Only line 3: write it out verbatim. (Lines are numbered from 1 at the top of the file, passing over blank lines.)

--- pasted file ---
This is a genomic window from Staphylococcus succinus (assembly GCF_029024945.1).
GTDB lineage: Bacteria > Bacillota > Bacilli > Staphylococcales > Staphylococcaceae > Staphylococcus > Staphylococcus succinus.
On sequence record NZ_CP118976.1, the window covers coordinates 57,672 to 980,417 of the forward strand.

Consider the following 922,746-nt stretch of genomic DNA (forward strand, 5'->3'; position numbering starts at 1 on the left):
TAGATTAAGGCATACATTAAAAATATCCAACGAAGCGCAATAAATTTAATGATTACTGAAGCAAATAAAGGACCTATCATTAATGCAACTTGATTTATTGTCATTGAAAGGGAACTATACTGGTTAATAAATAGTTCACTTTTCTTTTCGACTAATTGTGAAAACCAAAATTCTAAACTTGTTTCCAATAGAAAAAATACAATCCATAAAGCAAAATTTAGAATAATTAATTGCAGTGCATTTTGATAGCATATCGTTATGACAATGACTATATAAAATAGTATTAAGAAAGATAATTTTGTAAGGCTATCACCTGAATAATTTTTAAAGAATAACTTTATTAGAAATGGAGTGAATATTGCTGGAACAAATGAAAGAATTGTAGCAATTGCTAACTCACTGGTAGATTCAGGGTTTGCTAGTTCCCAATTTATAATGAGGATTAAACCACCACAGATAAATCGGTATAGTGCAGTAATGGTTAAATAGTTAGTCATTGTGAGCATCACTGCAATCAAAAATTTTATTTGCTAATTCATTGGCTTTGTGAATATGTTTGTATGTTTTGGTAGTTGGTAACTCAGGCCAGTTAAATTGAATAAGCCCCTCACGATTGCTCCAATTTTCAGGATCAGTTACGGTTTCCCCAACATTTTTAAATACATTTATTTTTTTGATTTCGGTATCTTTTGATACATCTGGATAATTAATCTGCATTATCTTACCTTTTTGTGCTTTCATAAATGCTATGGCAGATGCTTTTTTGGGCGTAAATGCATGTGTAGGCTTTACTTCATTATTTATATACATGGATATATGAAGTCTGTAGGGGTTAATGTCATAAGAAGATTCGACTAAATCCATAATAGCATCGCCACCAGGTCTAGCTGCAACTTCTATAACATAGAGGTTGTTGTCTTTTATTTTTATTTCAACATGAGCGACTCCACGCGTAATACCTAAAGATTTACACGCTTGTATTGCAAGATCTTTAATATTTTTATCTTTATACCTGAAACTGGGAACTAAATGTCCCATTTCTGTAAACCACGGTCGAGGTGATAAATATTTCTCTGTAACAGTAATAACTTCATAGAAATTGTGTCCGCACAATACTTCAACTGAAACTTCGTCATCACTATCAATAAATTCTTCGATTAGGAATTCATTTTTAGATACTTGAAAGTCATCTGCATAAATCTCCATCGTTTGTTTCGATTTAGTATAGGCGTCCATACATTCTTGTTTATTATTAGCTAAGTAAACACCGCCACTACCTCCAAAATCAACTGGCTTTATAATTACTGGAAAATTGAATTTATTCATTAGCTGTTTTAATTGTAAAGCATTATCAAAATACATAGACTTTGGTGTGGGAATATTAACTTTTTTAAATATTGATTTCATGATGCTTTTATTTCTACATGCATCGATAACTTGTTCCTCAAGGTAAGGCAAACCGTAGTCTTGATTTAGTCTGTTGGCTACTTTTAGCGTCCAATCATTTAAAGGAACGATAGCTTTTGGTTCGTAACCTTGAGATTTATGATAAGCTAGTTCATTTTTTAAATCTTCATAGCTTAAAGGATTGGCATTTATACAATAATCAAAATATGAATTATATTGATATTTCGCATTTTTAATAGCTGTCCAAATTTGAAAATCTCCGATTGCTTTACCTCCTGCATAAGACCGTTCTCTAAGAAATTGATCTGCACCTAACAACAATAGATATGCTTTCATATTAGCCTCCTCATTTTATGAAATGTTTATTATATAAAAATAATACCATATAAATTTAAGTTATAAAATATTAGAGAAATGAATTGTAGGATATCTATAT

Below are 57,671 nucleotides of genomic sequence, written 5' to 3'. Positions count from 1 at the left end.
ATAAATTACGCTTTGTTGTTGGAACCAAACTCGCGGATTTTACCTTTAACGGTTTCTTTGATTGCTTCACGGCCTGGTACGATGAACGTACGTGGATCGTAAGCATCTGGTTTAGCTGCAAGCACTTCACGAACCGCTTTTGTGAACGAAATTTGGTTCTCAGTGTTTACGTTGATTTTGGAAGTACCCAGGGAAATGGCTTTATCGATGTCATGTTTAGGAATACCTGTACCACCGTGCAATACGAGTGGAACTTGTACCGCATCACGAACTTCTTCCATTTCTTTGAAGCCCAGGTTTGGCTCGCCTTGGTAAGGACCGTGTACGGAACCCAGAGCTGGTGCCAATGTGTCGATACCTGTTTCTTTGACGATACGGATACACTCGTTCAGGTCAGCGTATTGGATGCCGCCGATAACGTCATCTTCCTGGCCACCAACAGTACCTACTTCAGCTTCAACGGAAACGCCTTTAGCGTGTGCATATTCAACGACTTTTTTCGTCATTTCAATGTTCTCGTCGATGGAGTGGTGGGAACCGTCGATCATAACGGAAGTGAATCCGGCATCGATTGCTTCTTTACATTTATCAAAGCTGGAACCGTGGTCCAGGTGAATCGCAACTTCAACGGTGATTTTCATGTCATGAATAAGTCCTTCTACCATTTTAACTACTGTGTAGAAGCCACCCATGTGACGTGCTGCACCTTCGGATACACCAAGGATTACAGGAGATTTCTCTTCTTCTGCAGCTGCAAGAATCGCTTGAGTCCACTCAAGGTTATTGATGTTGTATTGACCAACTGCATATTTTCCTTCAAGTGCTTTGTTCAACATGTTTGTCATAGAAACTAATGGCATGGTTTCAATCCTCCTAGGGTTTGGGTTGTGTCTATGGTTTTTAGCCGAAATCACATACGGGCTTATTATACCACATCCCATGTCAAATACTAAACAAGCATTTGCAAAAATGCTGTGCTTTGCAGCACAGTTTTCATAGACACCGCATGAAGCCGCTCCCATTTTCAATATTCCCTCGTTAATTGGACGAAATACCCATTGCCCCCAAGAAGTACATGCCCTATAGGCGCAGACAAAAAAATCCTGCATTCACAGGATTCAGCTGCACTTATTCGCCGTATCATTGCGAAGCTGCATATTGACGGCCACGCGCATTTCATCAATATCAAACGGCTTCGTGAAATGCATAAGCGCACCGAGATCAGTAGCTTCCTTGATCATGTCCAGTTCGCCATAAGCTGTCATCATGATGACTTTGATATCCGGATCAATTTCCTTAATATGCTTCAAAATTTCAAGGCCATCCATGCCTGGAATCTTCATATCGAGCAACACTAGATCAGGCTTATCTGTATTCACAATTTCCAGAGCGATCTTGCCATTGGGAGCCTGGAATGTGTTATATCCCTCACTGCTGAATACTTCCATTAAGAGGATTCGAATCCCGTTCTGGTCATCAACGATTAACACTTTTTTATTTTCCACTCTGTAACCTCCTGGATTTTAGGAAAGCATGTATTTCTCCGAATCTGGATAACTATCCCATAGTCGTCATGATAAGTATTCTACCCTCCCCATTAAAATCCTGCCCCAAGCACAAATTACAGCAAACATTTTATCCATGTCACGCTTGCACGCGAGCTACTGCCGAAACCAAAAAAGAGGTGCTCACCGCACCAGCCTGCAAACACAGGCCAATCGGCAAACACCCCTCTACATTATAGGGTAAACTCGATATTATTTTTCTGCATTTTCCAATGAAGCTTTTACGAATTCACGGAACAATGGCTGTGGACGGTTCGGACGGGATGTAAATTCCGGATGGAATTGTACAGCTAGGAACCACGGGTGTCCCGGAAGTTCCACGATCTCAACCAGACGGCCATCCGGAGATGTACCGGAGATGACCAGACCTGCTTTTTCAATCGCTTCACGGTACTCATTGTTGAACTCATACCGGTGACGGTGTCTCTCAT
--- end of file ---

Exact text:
On sequence record NZ_CP118976.1, the window covers coordinates 57,672 to 980,417 of the forward strand.